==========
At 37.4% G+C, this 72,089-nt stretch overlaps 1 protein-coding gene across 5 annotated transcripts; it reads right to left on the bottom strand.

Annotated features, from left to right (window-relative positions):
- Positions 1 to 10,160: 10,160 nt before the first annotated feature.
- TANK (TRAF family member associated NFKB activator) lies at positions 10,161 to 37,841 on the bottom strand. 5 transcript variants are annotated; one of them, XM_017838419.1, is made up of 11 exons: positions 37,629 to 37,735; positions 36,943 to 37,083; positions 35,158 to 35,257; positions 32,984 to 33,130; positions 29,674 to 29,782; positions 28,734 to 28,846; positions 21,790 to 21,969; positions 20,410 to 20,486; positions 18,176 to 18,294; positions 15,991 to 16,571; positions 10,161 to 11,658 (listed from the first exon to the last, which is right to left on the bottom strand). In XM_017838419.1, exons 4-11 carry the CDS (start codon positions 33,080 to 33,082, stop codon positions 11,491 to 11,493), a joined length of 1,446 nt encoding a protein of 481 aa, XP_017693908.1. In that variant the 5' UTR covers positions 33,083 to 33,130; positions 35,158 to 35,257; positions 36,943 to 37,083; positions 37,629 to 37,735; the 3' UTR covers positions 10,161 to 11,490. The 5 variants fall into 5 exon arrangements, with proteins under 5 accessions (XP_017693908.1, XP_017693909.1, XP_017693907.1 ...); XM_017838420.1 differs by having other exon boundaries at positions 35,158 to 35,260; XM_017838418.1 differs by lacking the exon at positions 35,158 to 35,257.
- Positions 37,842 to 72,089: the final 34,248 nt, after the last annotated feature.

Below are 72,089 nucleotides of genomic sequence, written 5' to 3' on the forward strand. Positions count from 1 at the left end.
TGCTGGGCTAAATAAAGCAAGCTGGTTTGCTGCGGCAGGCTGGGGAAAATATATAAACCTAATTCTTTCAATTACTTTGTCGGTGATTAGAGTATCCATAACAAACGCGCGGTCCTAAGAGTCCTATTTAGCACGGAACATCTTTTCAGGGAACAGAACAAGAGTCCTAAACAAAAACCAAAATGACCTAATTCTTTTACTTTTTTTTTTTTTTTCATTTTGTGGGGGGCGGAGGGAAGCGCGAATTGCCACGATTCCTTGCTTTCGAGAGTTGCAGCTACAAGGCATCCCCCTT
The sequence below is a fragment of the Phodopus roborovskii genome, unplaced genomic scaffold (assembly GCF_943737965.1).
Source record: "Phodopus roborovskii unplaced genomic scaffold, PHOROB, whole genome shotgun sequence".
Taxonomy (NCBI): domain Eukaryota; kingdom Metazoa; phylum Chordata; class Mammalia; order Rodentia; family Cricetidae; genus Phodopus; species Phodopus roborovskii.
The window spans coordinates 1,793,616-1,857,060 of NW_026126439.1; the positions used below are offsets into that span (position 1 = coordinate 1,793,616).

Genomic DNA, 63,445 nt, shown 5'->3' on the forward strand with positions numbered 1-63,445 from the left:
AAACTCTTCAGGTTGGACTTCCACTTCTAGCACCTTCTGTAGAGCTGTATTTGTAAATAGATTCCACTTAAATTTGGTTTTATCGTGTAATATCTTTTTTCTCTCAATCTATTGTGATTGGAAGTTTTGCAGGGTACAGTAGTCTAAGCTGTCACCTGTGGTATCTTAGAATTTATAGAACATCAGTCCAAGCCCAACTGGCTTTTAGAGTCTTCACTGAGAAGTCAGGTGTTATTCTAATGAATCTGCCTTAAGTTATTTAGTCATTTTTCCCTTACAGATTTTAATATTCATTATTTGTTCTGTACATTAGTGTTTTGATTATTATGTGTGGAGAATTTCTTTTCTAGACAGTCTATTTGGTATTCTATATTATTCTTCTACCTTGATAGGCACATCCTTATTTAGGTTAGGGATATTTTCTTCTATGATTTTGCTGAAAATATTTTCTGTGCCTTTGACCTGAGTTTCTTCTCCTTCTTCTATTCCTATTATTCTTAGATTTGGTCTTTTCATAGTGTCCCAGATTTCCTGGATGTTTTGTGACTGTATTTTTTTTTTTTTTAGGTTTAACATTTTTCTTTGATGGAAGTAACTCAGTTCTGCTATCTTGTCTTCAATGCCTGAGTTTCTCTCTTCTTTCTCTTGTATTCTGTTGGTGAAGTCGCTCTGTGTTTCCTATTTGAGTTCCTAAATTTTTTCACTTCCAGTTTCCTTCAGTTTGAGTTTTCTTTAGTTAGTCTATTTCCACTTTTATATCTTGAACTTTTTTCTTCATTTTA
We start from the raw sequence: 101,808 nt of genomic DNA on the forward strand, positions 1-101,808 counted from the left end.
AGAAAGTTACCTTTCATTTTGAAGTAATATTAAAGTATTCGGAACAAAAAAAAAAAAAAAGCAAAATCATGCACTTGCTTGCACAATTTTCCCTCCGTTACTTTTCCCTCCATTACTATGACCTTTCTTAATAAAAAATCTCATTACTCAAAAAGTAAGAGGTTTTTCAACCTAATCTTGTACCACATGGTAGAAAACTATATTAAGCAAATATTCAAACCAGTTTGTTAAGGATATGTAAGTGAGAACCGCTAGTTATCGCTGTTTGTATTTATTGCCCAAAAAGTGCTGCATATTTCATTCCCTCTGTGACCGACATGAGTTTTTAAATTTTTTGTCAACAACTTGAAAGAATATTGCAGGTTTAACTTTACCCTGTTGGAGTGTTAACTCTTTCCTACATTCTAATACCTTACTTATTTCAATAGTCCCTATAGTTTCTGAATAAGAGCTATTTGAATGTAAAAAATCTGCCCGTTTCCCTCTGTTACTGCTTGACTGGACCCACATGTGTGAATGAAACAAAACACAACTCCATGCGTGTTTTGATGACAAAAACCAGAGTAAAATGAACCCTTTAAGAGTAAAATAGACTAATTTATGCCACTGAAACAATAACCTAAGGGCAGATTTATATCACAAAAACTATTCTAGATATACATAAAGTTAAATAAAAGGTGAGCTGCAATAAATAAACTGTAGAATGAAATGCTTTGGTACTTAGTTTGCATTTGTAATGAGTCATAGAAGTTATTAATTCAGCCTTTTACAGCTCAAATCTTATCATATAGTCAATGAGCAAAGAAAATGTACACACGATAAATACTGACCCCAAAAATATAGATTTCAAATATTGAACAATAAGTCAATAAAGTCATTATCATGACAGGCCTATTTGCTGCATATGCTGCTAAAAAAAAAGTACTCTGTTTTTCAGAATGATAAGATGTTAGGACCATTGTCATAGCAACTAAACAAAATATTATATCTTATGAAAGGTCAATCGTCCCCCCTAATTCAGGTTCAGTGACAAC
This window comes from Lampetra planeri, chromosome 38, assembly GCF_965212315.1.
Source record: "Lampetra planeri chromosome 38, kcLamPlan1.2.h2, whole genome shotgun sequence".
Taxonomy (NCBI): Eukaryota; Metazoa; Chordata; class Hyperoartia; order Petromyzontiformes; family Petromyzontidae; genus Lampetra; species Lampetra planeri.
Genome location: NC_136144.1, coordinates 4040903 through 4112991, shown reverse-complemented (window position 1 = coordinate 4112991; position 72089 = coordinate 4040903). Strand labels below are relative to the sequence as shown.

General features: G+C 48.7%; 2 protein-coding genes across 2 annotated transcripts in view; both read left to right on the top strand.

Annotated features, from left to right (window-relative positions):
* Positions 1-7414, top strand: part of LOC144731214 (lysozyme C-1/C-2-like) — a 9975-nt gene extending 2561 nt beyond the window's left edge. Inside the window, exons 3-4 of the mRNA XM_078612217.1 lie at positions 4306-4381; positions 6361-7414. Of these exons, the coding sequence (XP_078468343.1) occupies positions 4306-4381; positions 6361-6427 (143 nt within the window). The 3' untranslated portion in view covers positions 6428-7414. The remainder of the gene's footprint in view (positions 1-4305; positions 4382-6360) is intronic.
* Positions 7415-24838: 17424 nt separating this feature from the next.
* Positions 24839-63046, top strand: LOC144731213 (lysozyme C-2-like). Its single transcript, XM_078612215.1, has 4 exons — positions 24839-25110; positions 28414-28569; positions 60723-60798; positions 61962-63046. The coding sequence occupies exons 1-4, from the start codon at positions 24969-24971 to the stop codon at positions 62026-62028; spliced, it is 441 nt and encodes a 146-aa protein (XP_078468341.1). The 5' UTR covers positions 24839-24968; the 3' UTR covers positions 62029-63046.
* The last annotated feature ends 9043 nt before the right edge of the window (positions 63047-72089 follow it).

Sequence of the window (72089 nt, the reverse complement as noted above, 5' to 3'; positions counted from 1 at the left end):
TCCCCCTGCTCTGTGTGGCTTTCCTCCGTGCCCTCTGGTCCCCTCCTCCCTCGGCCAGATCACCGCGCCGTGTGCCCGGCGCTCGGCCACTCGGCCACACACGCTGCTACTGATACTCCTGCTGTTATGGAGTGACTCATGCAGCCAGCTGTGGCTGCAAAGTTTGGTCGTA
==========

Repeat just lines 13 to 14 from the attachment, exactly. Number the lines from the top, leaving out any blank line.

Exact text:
AAACTCTTCAGGTTGGACTTCCACTTCTAGCACCTTCTGTAGAGCTGTATTTGTAAATAGATTCCACTTAAATTTGGTTTTATCGTGTAATATCTTTTTTCTCTCAATCTATTGTGATTGGAAGTTTTGCAGGGTACAGTAGTCTAAGCTGTCACCTGTGGTATCTTAGAATTTATAGAACATCAGTCCAAGCCCAACTGGCTTTTAGAGTCTTCACTGAGAAGTCAGGTGTTATTCTAATGAATCTGCCTTAAGTTATTTAGTCATTTTTCCCTTACAGATTTTAATATTCATTATTTGTTCTGTACATTAGTGTTTTGATTATTATGTGTGGAGAATTTCTTTTCTAGACAGTCTATTTGGTATTCTATATTATTCTTCTACCTTGATAGGCACATCCTTATTTAGGTTAGGGATATTTTCTTCTATGATTTTGCTGAAAATATTTTCTGTGCCTTTGACCTGAGTTTCTTCTCCTTCTTCTATTCCTATTATTCTTAGATTTGGTCTTTTCATAGTGTCCCAGATTTCCTGGATGTTTTGTGACTGTATTTTTTTTTTTTTTAGGTTTAACATTTTTCTTTGATGGAAGTAACTCAGTTCTGCTATCTTGTCTTCAATGCCTGAGTTTCTCTCTTCTTTCTCTTGTATTCTGTTGGTGAAGTCGCTCTGTGTTTCCTATTTGAGTTCCTAAATTTTTTCACTTCCAGTTTCCTTCAGTTTGAGTTTTCTTTAGTTAGTCTATTTCCACTTTTATATCTTGAACTTTTTTCTTCATTTTA
We start from the raw sequence: 101,808 nt of genomic DNA on the forward strand, positions 1-101,808 counted from the left end.